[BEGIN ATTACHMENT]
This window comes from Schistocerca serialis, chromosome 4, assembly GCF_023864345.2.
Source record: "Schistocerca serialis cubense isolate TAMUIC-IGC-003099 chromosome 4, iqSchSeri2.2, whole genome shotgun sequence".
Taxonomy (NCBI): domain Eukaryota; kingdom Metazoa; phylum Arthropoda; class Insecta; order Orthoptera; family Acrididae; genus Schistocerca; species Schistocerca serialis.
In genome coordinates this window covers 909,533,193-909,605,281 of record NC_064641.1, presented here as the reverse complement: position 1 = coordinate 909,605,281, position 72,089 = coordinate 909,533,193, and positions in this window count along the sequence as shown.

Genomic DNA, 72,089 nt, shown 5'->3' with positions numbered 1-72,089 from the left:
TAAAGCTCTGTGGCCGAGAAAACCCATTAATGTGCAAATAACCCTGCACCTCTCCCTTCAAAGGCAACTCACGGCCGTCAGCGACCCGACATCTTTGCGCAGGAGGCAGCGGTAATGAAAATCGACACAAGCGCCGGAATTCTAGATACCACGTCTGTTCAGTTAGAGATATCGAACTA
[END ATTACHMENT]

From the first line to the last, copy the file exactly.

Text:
This window comes from Schistocerca serialis, chromosome 4, assembly GCF_023864345.2.
Source record: "Schistocerca serialis cubense isolate TAMUIC-IGC-003099 chromosome 4, iqSchSeri2.2, whole genome shotgun sequence".
Taxonomy (NCBI): domain Eukaryota; kingdom Metazoa; phylum Arthropoda; class Insecta; order Orthoptera; family Acrididae; genus Schistocerca; species Schistocerca serialis.
In genome coordinates this window covers 909,533,193-909,605,281 of record NC_064641.1, presented here as the reverse complement: position 1 = coordinate 909,605,281, position 72,089 = coordinate 909,533,193, and positions in this window count along the sequence as shown.

Genomic DNA, 72,089 nt, shown 5'->3' with positions numbered 1-72,089 from the left:
TAAAGCTCTGTGGCCGAGAAAACCCATTAATGTGCAAATAACCCTGCACCTCTCCCTTCAAAGGCAACTCACGGCCGTCAGCGACCCGACATCTTTGCGCAGGAGGCAGCGGTAATGAAAATCGACACAAGCGCCGGAATTCTAGATACCACGTCTGTTCAGTTAGAGATATCGAACTA